fingerpainting

here is a mural i fingerpainted on my bedroom wall growing up. i’m so grateful that my parents supported my creativity and allowed me to paint all over their home. this piece really means a lot to me because i painted it over the course of several years. it doesn’t have a lot of intrinsic meaning, really, but each fragment of the piece came from some song lyric i enjoyed or a memory i enjoyed musing over. then my friends started adding to it with notes and drawings, and i never even had the opportunity to feel alone or unloved when i had my friends’ colorful stuff on my wall and my parents down the hall. it really means a lot to have a family who supports the arts. thanks, mom and dad.

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hobby shmobby

i got an aa in fine arts a few years ago before i went on to get a bba in marketing. it’s only been recently that i have realized how much i didn’t appreciate that time fully. i was always annoyed with being forced to create, and it would frustrate me into making pieces that weren’t truly my best.

i don’t know if age would have helped me at all. however, now having a full-time day job that doesn’t offer me a lot of room to be creative throughout the day has put a big strain on my ability to be creative. i’m struggling more to find inspiration now that i must maintain focus on mundane work tasks, bills and chores than when i was forced to look for a muse at every turn in art school.

that’s the interesting thing about having art as a hobby. if art is in your soul, if it at the root of your passions–it’s hard not to admire the daily aesthetics. but seeing life in that beautiful and unique way for many years over time allows you to push away the urge to interpret that visual beauty into a work of art. i could push my art away for months or even indefinitely and still survive. but in doing so, my life has lost so much joy and i have fallen into that inevitable rut that keeps me from being myself–an artist, a creator.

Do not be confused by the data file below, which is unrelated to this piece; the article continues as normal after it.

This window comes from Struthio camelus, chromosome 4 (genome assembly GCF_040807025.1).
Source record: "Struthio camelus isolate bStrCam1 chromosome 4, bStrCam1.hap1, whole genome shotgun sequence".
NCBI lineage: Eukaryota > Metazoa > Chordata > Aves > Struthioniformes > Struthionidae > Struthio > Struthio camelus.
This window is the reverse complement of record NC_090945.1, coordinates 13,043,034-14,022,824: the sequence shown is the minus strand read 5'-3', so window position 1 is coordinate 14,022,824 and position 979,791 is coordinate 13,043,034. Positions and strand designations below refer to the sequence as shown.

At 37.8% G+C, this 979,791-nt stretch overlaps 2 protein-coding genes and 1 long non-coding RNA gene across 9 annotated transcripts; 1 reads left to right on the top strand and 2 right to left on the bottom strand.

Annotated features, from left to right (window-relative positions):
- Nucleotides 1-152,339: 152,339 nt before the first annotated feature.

i’m telling you all of this because i don’t think it’s so remarkable. most of us, as artists, are not fortunate enough to support ourselves on art alone (kudos to you that are that fortunate. ps: i hate you). we will always juggle the necessity of the day job to pay our bills and that yearning desire to create something from our wild, vibrant imaginations.

i’m also telling you this because it’s where i am right now. i started seriously painting–i define “seriously painting” as something beyond a sticky note sketch, something i would take care not to crumple up in the mess of my life–about a year ago. i’m like a baby artist. i still know all my techniques. my hand knows how to interpret with ink, lead and paint what i am intending on the page. but my brain and my hand seem to be at war. the once flawless duo has stopped doing what it used to do.

and that’s just where i am. i swallow my pride and my insecurity, and i just start making things. and i share them with people even if i’m afraid. i keep my art supplies out even though it makes my open studio apartment look like a total mess. but i don’t care. i don’t have the luxury of focusing all my time and energy on my creations. i don’t have the convenience i once used to in school of creating by deadline.

even if my brain and hand don’t get along like they used to, i think that now, with the passing of time and the inspiration of things i have seen and experienced, i am a better artist. an artist more aware of her flaws. more humble and willing to laugh my way through a piece. more hopeful that someone will relate to a creation of mine. and most of all, more “me.”